April 2, 2017

It was only a matter of time before self-styled Shahrukh Khan double and popular morning show host, Sahir Lodhi, made an entry into films. To give him credit, he apparently doesn’t do anything by halves.  Raasta not only stars Lodhi in the lead but is also directed by him as well as co-written and co-produced by him.

The film boasts a stellar cast, good cinematography, a song by the inimitable Rahet Fateh Ali Khan and a racy item number by our small screen grown siren Mathira.  Unfortunately, the storyline smacks of an eighties Bollywood  film. Honest police officer, educated but unemployed younger brother, a failed political  structure, a corrupt and materialistic society… Any of this ring a bell?

Granted that the abuse of power by the upper echelons and their ability to manipulate politics remains a relevant theme. But Lodhi’s un-nuanced narrative and his repetition of hackneyed, eighties-style dialogue as Sameer makes this film as predictable as they come.

The plot of Raasta revolves around two sets of brothers -Sameer (Sahir Lodhi) and Sultan (Aijaz Aslam), and Shahnawaz Rajput (Shamoon Abbasi) and Sherry (Naveed Raza). Sultan is the honest policeman married to Sana Fakhir, generally known as Bhabi. Sultan is constantly being transferred due to his honesty which does not suit his colleagues and bosses. Meanwhile, Sameer has completed his education and is looking for a job. Without sifarish, however, this proves impossible and his brother Sultan won’t use his position to help him.

Eleven transfers later, the family finally settles in Karachi where he is pitted against the ruthless underworld don Shahnawaz and his spoilt younger brother, Sherry. In the bid to cast Lodhi as the angry action hero, the film often forgoes logic and plain common sense on the part of its protagonist. After an inordinately long eight years of being unemployed, he finally takes up menial jobs despite his education. Really?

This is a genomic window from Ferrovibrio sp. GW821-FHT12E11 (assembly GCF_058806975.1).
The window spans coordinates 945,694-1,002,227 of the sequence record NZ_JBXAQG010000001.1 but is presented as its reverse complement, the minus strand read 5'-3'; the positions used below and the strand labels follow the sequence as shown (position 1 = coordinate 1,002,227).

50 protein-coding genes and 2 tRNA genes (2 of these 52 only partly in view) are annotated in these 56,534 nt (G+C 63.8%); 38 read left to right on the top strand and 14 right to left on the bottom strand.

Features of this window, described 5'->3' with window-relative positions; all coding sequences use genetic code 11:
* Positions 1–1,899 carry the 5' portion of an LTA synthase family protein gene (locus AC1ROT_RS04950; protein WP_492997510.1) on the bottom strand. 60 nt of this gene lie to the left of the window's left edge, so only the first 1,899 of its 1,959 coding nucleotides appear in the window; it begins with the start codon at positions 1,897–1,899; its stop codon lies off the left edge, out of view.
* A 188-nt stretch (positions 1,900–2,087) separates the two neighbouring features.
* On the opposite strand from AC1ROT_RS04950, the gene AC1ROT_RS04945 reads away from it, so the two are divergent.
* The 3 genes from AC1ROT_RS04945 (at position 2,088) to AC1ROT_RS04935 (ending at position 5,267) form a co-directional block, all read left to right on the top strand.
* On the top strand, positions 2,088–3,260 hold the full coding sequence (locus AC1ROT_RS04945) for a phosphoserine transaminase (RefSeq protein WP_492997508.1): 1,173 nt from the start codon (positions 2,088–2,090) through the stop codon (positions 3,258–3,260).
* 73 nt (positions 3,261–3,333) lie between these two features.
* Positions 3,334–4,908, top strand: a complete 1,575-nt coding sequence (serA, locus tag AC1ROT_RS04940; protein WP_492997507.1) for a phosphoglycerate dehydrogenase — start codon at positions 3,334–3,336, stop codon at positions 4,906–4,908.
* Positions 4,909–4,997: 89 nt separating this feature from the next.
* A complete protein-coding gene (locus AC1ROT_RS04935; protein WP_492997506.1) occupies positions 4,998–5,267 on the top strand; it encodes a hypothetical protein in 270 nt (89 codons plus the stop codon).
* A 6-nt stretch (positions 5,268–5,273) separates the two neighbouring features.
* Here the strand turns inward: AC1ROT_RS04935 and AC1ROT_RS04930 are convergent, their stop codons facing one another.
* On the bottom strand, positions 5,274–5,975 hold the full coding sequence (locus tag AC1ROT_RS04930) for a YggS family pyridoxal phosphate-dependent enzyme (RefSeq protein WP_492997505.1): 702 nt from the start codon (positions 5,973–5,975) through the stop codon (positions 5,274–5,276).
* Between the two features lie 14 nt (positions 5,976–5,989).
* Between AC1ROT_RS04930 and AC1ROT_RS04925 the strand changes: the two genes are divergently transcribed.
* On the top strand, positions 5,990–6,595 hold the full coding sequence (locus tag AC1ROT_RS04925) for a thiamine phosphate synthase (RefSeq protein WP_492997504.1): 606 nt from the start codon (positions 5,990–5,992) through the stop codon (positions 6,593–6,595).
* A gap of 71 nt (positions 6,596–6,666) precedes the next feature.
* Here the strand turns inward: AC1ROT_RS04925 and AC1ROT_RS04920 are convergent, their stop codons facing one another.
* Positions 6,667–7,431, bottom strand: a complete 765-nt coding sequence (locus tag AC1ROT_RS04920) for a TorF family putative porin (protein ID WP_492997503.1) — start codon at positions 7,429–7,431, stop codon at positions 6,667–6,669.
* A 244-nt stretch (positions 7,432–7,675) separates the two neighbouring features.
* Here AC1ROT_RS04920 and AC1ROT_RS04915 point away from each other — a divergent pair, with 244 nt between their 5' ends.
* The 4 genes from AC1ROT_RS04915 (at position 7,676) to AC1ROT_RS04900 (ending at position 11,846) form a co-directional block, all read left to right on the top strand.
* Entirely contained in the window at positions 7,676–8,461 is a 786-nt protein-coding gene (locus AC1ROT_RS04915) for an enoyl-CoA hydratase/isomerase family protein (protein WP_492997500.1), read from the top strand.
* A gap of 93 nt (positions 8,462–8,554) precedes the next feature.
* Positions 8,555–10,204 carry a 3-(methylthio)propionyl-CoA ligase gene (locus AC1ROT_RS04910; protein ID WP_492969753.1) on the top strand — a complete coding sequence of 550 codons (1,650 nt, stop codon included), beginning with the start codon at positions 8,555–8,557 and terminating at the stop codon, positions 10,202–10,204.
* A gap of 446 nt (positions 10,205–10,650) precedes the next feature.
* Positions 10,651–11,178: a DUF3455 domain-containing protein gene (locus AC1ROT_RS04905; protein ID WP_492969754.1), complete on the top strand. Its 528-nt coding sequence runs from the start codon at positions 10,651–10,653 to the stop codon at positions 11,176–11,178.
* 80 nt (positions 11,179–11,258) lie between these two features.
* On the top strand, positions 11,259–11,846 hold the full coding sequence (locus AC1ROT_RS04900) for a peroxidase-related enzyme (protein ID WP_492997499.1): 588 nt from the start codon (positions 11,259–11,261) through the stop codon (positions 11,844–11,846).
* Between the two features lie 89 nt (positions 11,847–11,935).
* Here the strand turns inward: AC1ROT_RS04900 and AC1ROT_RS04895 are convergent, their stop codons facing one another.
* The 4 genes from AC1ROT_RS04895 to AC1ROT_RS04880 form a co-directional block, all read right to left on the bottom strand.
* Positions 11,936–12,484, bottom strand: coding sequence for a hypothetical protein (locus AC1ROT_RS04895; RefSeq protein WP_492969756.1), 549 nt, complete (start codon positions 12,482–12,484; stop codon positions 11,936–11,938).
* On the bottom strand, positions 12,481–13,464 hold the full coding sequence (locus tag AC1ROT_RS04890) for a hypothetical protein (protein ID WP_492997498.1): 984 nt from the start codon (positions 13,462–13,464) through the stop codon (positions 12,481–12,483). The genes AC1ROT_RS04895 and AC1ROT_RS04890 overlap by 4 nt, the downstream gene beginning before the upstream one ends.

Anyway, the usual honest duo versus the evil duo action sequences and histrionics follow which culminates in Lodhi’s character almost getting killed. During his recovery, Sameer has an epiphany of the misguided kind and decides to become an outlaw himself. He goes on to become the greatest gangster of Karachi while his brother, Sultan, vows to bring him down. Model Abeer Rizvi also makes her film debut as the mandatory love interest.

Sadly, however, any  chemistry between the actors which could have lifted the film was completely lacking. Where Aijaz Aslam and Sana Fakhir turning seasoned performances as Sultan and Bhabi respectively, the rest of the actors failed to establish a believable on-screen presence – even veterans like Shamoon Abbasi and Naveed Raza fail to impress.

One silver lining is the film’s musical score. The picturisation of the Rahet Fateh Ali number, Dil Fakheer, with its panoramic rocky, desert vistas and aesthetically draped saris might actually have been quite pleasing. But wait, haven’t we seen almost this exact footage before with Shahrukh Khan and Kajol?

Shot in Karachi and showcasing the seamier side of the city, the movie is well filmed but ultimately these minor compensations can’t redeem this one.